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ples of the philosophy of expression for guidance in all forms of public speaking and to supply the necessary drills in vocal culture and expressional technique. Lectures, recitations and prescribed reading. Text-book: Fulton and Trueblood's “Essentials of Publie
Speaking." 2 units. Lectures, M Tu W Th F, 4; recitations and conferences to be arranged.
101 California Hall.
3B. The Art of Public Speaking. Professor FULTON and Mr. BLANKS. This is a lecture course in original public speaking which aims to
furnish an inspirational view of the subject together with practical drill in the thought processes, the structure, the style and the message of discourse. Lectures will be given on forensie deportment; extemporization; kinds, construction, and qualities of discourse; commemorative, panegyric, and civic oratory; the prinei. ples of debate and the laws of argumentation; the sources of power in public speaking; kinds and conditions of audiences; and the laws of rhetorical and dramatic criticism. A practical application of principles will be afforded in the delivery of various kinds of speeches on assigned subjects under criticism of the instructor
in charge. 2 units. Lectures, M Tu W Th F, 2; recitations and conferences to be arranged.
109 California Hall.
103. American Literature.
Professor SMITH. American literature by types; a study of the epic, the drama, the
ballad, the lyric; history, biography, the essay, the oration, the letter, the novel, and the short story as illustrated in American
literature. Lectures, readings, and reports. 2 units. M Tu W Th F, 10. 101 California Hall.
104. The Poems of Robert Browning.
Professor Smith, The development of the dramatic monologue will be traced in poets
who preceded and followed Browning as well as in Browning's
own works. Lectures, readings, and reports. 2 units. M Tu W Th F, 11. 101 California Hall.
131. Victorian Prose.
Professor SNYDER. (a) A study of Carlyle, Arnold, Ruskin, Pater, with reference to the
critical, philosophical, and political thought of the Victorian period.
(b) A study of Thackeray, Dickens, George Eliot, Hardy, Stevenson,
Meredith, with reference to the development of the English novel. 2 units.
M Tu W Th F, 1. 23 North Hall.
132. The Romantic Movement.
Professor SNYDER. Among the topics discussed are: the romantic revolt as a general
movement in European literature; the return to nature; the influence of the French revolution; the revolt against artistic convention; the awakening of interest in the Middle Ages; the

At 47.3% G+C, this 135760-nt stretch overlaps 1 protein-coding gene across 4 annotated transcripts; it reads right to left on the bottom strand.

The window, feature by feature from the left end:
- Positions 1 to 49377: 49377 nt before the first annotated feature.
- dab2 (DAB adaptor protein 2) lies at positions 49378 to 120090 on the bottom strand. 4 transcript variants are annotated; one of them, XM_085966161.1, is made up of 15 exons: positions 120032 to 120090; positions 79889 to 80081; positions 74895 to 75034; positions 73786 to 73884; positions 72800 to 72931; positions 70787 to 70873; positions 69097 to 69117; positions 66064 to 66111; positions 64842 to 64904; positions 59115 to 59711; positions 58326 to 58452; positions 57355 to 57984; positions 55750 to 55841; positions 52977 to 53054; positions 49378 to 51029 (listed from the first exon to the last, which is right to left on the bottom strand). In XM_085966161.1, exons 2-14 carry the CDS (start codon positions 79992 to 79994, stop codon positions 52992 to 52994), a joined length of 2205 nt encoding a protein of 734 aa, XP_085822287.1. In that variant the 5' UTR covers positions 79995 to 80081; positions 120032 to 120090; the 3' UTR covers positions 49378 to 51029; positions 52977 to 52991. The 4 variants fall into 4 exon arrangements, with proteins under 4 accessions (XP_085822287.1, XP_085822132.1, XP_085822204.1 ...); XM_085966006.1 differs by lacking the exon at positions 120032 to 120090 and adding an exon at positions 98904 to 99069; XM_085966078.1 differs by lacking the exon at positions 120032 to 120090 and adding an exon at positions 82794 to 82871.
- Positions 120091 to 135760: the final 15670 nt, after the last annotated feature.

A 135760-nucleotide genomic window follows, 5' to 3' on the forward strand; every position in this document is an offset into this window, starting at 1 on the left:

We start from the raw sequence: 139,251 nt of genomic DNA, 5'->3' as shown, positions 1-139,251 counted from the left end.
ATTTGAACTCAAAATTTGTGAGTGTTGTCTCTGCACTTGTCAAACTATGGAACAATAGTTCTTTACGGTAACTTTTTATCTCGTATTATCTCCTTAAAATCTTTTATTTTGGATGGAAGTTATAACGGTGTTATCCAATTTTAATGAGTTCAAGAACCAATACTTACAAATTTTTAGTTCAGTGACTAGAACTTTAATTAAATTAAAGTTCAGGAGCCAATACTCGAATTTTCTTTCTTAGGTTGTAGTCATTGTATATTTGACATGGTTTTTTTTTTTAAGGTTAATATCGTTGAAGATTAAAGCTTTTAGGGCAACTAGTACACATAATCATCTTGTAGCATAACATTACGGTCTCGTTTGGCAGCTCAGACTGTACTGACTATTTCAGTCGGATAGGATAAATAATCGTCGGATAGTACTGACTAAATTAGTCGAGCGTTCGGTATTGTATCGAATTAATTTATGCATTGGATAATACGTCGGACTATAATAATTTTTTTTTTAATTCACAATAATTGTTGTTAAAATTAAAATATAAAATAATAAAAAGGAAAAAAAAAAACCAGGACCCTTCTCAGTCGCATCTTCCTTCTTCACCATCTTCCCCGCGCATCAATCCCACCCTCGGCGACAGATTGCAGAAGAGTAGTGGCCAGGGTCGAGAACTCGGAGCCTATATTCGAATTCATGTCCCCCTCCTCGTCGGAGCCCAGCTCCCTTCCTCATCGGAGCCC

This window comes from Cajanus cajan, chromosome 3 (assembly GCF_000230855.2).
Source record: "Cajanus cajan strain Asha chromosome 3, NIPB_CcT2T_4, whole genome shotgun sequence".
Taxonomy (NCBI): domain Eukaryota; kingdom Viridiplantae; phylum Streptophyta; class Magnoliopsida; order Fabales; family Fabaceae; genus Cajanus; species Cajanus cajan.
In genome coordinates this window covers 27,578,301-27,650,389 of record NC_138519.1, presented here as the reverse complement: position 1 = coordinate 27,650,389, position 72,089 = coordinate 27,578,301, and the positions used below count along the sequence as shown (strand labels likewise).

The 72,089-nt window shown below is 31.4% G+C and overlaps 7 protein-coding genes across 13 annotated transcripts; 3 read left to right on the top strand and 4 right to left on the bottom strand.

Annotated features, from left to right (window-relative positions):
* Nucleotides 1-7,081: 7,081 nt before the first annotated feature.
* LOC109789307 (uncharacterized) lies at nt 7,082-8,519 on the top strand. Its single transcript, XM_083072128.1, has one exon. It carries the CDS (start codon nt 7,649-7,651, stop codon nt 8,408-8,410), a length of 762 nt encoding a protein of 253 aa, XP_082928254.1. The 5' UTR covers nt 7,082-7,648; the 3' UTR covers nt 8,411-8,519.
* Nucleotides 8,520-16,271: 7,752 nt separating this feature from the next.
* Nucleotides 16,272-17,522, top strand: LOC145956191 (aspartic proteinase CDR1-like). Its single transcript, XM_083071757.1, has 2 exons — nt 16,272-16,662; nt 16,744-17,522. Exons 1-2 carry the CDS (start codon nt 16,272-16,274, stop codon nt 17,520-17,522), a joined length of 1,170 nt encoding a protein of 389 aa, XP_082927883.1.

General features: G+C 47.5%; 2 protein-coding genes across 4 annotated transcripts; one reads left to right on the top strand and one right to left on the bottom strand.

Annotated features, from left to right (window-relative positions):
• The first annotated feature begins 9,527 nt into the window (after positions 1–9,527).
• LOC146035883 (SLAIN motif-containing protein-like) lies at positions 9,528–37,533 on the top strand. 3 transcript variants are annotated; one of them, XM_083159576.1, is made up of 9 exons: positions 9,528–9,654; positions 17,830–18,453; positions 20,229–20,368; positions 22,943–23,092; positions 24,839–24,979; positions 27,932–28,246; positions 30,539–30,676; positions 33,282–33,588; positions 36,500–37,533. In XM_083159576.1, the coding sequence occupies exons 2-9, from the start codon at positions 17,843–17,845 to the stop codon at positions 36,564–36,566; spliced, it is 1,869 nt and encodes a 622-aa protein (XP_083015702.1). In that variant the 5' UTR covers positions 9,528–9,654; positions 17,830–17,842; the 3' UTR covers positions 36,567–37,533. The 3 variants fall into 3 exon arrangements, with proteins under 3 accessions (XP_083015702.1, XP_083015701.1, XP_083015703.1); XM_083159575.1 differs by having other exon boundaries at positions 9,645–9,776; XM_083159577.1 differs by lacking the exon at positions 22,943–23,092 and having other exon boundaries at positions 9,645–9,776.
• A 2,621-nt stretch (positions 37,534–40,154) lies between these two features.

revival of the individual spirit in English literature. 2 units. M Tu W Th F, 2. 23 North Hall.
209 .The Eighteenth Century Novel.
Mr. BLANCHARD. Although the main purpose of the course will be to show the develop
ment of English fiction from Defoe to Scott, such contributory topics as the following will also be discussed: the literary periodicals--The Tatler, The Spectator, The Rambler; the sentimental drama--Steele, Lillo; lives and letters—Lady Mary, Walpole, Fanny Burney, Johnson; philosophical essays-Shaftesbury, Mandeville, Bolingbroke. Where possible, the bearing of the eighteenth century upon the later development of the novel will be shown,
both in respect to kind and technique. 2 units. M Tu W Th F, 8. 25 North Hall.
William G. REED, M.A., Instructor in Climatology.
The courses in geography are planned, broadly speaking, to cover the topics included in the ordinary text-book in physical geography, with the exception of mathematical or astronomical geography. No attempt is made, however, to treat all of the minor details, the aim being rather to give a thorough discussion of essentials. The lectures on land forms are supplemented by the field course which will include the interesting localities near Berkeley and also the unusually perfect series of elevated ocean beaches near Santa Cruz. In connection with course 103 qualified students will be given, as far as the regular work of observation will permit, an opportunity to see and to use the instruments of the Meteorological Station maintained by the department of geography. All of the
are primarily for students who have had some training in geography and lower division students from the regular session will not be admitted without permission from the instructor.
101. Commerce of the Pacific.
Mr. WRIGHT. San Francisco as a commercial port. Special attention will be paid
to the commerce of this port and to conditions existing on the Pacific Coast as illustrations of the general laws of commerce; an analysis of the commerce of the port with special reference to those countries whose trade is sought and those countries which compete for this trade; natural and artificial conditions of the harbors of great world ports compared with those of San Fran. cisco; great trade routes of the world and the relation of San Francisco to them; possible effects of the opening of the Panama Canal upon the commerce and industries of the Pacific Coast. Er cursions to the waterfront of San Francisco and Oakland, including a visit to a trans-Pacific liner, if sailing dates will permit; selected readings from recent commercial publications, United States Government reports, the reports of various harbor-govern.